NewsKey Bridge Collapse


More commercial activity to be restored to Port of Baltimore this week

Posted at 5:35 PM, Apr 23, 2024
and last updated 2024-04-23 18:21:14-04

DUNDALK, Md. — Governor Wes Moore and members of the Unified Command announced today the "limited access channel" that was promised by the end of April will in fact open later this week, weather permitting.

“This is an important milestone. But I also want to be clear - this is not the goal. This is a step on the journey but it’s not the destination," Gov. Moore said at a press conference.

The timeline set out by the Army Corps of Engineers has the main federal channel reopening at the end of May. Officials say the salvage teams are on track to meet that goal.

The new channel will be 35 feet deep. It's the fourth alternate channel that's been established over the past month to provide relief to the Port of Baltimore as it remains mostly shut down. But this latest one will allow for larger ships, and more commercial activity to return to the port.

“The reason why this was an important milestone is that - around that 35 foot draft is really where you’re starting to get some of the inventory that’s coming on board that have been some of the hallmarks of the Port of Baltimore," Gov. Moore explained. "That’s where you’re starting to get enough draft where you’re able to get things like the aluminum and the container ships that are coming on board. That’s why this one is gonna be such an important feature."

Commercial vessels will pass through the channel while salvage operations continue, adding complexity to the project.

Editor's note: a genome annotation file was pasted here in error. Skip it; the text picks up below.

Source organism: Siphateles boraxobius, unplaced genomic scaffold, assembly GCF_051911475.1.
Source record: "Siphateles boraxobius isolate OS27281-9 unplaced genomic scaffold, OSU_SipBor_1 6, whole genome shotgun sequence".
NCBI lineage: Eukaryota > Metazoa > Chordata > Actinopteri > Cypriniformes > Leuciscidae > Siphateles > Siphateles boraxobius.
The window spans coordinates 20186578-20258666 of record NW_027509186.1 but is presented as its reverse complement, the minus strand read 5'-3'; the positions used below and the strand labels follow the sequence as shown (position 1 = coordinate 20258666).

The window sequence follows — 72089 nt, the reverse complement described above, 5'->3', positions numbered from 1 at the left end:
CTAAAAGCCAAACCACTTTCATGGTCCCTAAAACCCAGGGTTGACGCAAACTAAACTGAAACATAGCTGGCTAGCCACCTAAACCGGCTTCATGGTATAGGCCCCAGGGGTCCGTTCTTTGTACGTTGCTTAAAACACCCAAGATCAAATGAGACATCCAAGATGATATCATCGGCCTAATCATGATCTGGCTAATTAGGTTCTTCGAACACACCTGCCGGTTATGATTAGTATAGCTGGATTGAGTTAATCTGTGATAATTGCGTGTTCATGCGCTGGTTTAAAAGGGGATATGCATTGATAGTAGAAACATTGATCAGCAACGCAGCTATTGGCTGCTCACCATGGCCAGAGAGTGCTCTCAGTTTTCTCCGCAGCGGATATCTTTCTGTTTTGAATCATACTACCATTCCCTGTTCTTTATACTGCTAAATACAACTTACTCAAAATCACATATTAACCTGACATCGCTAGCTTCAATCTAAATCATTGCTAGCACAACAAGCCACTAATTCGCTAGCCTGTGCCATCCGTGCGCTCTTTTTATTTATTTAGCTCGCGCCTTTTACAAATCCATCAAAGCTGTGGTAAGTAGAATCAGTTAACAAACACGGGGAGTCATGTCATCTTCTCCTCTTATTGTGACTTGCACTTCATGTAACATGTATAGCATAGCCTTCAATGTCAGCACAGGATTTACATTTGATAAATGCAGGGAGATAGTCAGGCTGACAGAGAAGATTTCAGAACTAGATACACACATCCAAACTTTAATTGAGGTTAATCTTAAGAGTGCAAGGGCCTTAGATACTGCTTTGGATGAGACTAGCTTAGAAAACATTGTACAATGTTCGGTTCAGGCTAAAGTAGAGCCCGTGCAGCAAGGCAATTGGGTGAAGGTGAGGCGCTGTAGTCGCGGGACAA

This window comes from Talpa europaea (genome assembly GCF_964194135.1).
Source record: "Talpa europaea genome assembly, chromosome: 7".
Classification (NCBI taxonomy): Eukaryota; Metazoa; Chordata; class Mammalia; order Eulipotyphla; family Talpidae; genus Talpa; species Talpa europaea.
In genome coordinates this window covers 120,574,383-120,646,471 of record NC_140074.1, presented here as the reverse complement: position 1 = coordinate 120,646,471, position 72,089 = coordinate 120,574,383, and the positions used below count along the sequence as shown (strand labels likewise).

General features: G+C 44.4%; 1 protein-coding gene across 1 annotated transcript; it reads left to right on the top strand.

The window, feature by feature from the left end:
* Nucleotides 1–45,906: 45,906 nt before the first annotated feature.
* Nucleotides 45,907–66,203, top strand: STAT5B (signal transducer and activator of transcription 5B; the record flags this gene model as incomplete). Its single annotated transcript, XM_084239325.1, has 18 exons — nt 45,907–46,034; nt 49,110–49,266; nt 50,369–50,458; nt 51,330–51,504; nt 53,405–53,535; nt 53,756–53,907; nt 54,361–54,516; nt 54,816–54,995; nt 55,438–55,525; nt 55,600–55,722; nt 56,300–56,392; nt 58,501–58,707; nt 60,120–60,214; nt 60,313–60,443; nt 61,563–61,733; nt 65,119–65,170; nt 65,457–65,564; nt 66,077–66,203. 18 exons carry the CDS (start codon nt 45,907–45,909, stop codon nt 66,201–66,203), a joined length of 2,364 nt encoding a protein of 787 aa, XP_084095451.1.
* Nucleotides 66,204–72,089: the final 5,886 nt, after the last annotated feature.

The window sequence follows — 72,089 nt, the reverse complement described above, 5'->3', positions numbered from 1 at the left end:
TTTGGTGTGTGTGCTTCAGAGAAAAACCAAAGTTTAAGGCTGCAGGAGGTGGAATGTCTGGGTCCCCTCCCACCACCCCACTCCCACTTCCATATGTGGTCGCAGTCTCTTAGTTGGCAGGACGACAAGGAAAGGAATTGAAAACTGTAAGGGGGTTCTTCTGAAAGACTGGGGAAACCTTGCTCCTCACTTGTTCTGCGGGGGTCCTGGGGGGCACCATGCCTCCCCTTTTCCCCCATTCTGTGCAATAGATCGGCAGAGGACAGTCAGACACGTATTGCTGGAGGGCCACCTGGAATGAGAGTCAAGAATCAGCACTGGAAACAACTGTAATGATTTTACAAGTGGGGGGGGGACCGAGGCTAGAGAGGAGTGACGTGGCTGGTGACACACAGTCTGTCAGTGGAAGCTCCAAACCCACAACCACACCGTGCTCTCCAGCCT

"Members of Unified Command are literally pulling steel from the water with active vessels moving around them," Gov. Moore said. "And these boats are in such close quarters to our salvage team that they can literally feel the vibrations when these ships move by. As the water shifts, so does the wreckage. We have to understand - the enormity and the size of these ships, they will and do create an impact. So as we’re having people who are working on the salvage, that’s all now being done with a very new consideration - commercial vehicles that are moving alongside of them. This work is complicated. This work is dangerous. We need to make sure our commercial movements do not slow our work as we’re still clearing the wreckage."

So far, about 2,900 tons of steel have been removed. The Army Corps of Engineers estimates there's about 50,000 tons of wreckage in all.

The removal of a 560 ton piece on Monday helped clear the way for the opening of the new limited access channel. Between the rigging and lifting, it took crews part of Saturday, Sunday, and Monday to remove the piece from the water and bring it to Sparrows Point for recycling.

"And the reason why the rigging and lifting took so long is because of how deeply entrenched this wreckage was - not only in the mud but also tangled up in collapsed wreckage below," Colonel Estee Pinchasin, with the Army Corps of Engineers, said.

“This is happening at night," Gov. Moore said. "This operation happened when many people were already fast asleep. Colonel Pinchasin, I think you sent me this - I think it was 11:30 at night when we were speaking about this pull. This is a 24/7 operation that is taking place.”

Once the new channel is open, several ships that have been stuck on either side of the port will pass through. Then, the Coast Guard will suspend vessel traffic for about 10 days.

“As part of removing the Dali, and continuing to work as fast as possible, and safely, we’re going to suspend vessel transits through that new channel for roughly 10 days or so. That will allow us to safely conduct the rigging we need to do on that large piece of bridge that’s still on board the bow of the Dali," U.S. Coast Guard Rear Admiral Shannon Gilreath said.